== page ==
A short introduction to accountability in machine-learning algorithms under the GDPR


 by Andreia Oliveira, Master in EU Law (UMINHO)
 and Fernando Silva, Consulting coordinator - Portuguese Data  Protection National Commission

Artificial Intelligence (AI) can be defined as computer systems designed to solve a wide range of activities, that are “normally considered to require knowledge, perception, reasoning, learning, understanding and similar cognitive abilities” [1]. Having intelligent machines capable of imitating human’s actions, performances and activities seems to be the most common illustration about AI. One needs to recognise AI as being convoluted – thus, machine learning, big data and other terms as automatization must hold a seat when discussing AI.  Machine learning, for example, is defined as the ability of computer systems to improve their performance without explicitly programmed instructions: a system will be able to learn independently without human intervention [2]. To do this, machine learning develops new algorithms, different from the ones that were previously programmed, and includes them as new inputs it has acquired during the previous interactions.

The capabilities of machine learning may put privacy and data protection in jeopardy. Therefore, ascertaining liability would be inevitable and would imply the consideration of inter alia all plausible actors that can be called upon account.

Under the General Data Protection Regulation (GDPR), the principle of accountability is intrinsically linked to the principle of transparency. Transparency empowers data subjects to hold data controllers and processors accountable and to exercise control over their personal data. Accountability requires transparency of processing operations, however transparency does not constitute accountability [3]. On the contrary, transparency acts as an accountability’ helper – e.g. helping to avoid barriers, such as opacity.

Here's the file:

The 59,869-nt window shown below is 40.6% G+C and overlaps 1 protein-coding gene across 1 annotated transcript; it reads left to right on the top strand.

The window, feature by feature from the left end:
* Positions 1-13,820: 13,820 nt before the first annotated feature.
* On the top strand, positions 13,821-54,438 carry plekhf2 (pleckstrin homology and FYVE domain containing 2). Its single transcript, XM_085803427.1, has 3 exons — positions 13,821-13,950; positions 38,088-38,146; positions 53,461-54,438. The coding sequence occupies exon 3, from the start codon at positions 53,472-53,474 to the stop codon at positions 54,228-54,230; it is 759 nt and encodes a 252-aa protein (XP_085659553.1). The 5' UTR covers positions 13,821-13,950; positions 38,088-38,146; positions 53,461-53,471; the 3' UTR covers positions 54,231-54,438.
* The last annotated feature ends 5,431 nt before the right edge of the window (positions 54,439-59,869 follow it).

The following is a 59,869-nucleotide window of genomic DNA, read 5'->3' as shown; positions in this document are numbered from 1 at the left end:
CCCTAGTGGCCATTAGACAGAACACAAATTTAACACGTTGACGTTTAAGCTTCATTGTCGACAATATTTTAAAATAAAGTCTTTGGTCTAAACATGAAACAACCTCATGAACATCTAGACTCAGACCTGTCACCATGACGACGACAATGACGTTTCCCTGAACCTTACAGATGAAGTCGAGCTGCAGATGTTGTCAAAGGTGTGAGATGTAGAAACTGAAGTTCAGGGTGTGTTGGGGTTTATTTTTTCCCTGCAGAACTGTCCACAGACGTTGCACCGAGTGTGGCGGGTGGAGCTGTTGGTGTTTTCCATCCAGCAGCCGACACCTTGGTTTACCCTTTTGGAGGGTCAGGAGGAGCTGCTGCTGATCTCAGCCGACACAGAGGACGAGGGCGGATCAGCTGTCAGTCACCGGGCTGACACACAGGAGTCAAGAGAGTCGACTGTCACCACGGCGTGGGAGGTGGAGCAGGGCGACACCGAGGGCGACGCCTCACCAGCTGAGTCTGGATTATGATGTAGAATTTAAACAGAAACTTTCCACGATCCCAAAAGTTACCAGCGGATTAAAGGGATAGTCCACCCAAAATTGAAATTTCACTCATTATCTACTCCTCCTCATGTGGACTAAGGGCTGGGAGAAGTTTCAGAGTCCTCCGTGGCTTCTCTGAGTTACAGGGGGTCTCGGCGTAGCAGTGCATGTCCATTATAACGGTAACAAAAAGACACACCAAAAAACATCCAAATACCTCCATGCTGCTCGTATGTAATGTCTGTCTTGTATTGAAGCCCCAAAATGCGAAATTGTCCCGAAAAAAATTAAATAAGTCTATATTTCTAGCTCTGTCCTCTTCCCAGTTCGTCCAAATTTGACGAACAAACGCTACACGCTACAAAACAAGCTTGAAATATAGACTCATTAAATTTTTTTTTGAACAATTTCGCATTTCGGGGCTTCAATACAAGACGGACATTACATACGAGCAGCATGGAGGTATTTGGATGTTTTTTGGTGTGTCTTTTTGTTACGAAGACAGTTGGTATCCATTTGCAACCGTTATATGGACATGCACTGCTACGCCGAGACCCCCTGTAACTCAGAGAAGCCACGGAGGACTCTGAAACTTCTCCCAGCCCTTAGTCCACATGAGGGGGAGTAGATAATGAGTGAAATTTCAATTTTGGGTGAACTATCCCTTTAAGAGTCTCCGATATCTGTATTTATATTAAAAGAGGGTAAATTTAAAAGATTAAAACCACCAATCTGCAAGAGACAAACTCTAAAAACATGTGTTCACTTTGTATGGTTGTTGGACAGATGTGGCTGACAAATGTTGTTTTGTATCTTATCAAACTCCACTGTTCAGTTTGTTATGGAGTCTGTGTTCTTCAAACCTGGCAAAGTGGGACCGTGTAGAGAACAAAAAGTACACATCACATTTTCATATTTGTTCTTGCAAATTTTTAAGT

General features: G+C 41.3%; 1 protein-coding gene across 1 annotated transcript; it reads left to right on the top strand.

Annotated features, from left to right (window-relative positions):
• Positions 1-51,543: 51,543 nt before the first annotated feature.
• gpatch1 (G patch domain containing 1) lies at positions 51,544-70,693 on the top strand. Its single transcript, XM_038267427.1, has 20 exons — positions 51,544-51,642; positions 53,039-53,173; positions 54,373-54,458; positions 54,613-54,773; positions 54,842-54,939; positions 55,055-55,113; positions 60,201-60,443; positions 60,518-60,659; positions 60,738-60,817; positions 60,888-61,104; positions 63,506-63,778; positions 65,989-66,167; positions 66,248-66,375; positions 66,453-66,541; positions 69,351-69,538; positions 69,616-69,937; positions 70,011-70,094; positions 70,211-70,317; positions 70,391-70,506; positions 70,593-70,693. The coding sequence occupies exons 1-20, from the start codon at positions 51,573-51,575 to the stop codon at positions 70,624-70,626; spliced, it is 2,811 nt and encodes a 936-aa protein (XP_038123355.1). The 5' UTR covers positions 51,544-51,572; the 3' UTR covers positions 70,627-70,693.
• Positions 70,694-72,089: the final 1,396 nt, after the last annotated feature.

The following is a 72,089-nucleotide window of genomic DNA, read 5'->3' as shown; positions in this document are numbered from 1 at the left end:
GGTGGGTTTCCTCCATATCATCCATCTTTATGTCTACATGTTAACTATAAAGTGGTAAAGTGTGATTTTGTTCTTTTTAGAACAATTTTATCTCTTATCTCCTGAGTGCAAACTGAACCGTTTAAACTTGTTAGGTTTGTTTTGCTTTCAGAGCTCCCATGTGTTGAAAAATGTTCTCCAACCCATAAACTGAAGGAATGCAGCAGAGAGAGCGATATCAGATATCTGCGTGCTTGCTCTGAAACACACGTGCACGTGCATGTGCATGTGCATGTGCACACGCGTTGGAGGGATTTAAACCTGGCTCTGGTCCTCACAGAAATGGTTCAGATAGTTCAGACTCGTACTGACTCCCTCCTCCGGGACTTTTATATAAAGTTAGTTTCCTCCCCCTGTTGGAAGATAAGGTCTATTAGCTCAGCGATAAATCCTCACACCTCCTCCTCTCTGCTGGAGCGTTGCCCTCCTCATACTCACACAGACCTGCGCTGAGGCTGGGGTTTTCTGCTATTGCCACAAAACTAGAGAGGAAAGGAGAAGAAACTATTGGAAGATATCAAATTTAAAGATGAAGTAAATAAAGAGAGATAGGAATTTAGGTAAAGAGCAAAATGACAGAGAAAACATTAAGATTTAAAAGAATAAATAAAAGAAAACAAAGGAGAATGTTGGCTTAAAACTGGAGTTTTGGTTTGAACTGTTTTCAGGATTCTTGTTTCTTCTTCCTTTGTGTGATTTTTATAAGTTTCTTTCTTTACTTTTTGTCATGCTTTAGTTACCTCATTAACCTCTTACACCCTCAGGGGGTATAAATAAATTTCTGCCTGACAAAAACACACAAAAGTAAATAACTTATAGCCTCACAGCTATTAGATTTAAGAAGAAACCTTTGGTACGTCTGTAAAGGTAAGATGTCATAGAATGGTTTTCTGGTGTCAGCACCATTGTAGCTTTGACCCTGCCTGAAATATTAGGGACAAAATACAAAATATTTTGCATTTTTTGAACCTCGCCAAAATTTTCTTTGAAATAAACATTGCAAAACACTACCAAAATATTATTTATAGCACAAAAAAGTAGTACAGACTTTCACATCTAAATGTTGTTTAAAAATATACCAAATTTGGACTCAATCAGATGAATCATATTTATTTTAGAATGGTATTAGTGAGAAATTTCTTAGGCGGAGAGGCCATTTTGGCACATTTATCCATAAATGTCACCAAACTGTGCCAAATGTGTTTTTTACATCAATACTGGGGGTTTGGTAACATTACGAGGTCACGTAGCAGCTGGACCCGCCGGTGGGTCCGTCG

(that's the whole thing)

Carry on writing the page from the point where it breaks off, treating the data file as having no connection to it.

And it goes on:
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Eurogroup and secrecy


by Andreia Barbosa, PhD student at the Law School of UMinho

It is clear from Article 1 of Protocol No 14, annexed to the Treaty on the Functioning of the European Union, that Eurogroup meetings take place informally.

Informality is reflected in two aspects. First, according to the terms in which the meetings are held, that is, as to the procedure adopted therein. In fact, there is no set of rules defining the procedure to be followed, for example, to ensure the involvement of all actors and to determine the order in which such interventions can be carried out and the duration they may have. Secondly, the terms in which «decisions» are taken and how they are made known to the public. It is through press conferences that the outcome of the meetings is presented to citizens of the Union (and when they are).

It should be noted that we refer to «decisions» as a result of Eurogroup meetings, even though we know that the formal, final, and binding decision on the subject is actually taken at the Ecofin meeting. However, we are also aware of the fact that the votes made at Ecofin express the outcome of the previous Eurogroup meeting. The final decision of Ecofin was born in the Eurogroup.

So, the informality resulting from Article 1 of Protocol No 14 actually means «opacity». Contrary to the idea of necessary transparency and publicity in all decision-making centers, no minutes or documents are signed in the Eurogroup, there are no transcripts or records relating to the respective meetings. No database has ever been set up to add up the «decisions» taken. The proposals under discussion, the presented votes, the conflicts of interest that have arisen and the commitments made are not known. Moreover, the acts of the Eurogroup can not be syndicated before the Court of Justice of the European Union, even though they are not documented, neither on paper nor in audio or video.

Although a certain procedural informality is admitted (but still susceptible of criticism), it does not seem to admit an opacity in the decisions. In abstract, a procedure can be informal and simultaneously transparent. In particular, the functioning of the Eurogroup may be informal, but its «decisions» should not be opaque. And the lack of transparency that exists goes beyond mere confidentiality.

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